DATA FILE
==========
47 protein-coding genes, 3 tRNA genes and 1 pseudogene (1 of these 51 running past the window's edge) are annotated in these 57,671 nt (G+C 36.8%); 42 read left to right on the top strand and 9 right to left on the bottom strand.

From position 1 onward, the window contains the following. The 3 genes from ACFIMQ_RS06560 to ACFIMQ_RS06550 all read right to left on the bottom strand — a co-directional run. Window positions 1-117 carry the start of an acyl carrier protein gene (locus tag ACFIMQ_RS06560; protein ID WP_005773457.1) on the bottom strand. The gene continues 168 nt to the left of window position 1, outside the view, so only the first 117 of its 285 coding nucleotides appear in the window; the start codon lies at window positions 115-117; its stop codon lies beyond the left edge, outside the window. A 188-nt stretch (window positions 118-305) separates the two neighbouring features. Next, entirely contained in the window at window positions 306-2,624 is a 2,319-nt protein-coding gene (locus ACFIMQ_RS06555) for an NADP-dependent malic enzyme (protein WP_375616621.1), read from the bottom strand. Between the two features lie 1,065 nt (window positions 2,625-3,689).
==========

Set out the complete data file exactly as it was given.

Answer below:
47 protein-coding genes, 3 tRNA genes and 1 pseudogene (1 of these 51 running past the window's edge) are annotated in these 57,671 nt (G+C 36.8%); 42 read left to right on the top strand and 9 right to left on the bottom strand.

From position 1 onward, the window contains the following. The 3 genes from ACFIMQ_RS06560 to ACFIMQ_RS06550 all read right to left on the bottom strand — a co-directional run. Window positions 1-117 carry the start of an acyl carrier protein gene (locus tag ACFIMQ_RS06560; protein ID WP_005773457.1) on the bottom strand. The gene continues 168 nt to the left of window position 1, outside the view, so only the first 117 of its 285 coding nucleotides appear in the window; the start codon lies at window positions 115-117; its stop codon lies beyond the left edge, outside the window. A 188-nt stretch (window positions 118-305) separates the two neighbouring features. Next, entirely contained in the window at window positions 306-2,624 is a 2,319-nt protein-coding gene (locus ACFIMQ_RS06555) for an NADP-dependent malic enzyme (protein WP_375616621.1), read from the bottom strand. Between the two features lie 1,065 nt (window positions 2,625-3,689).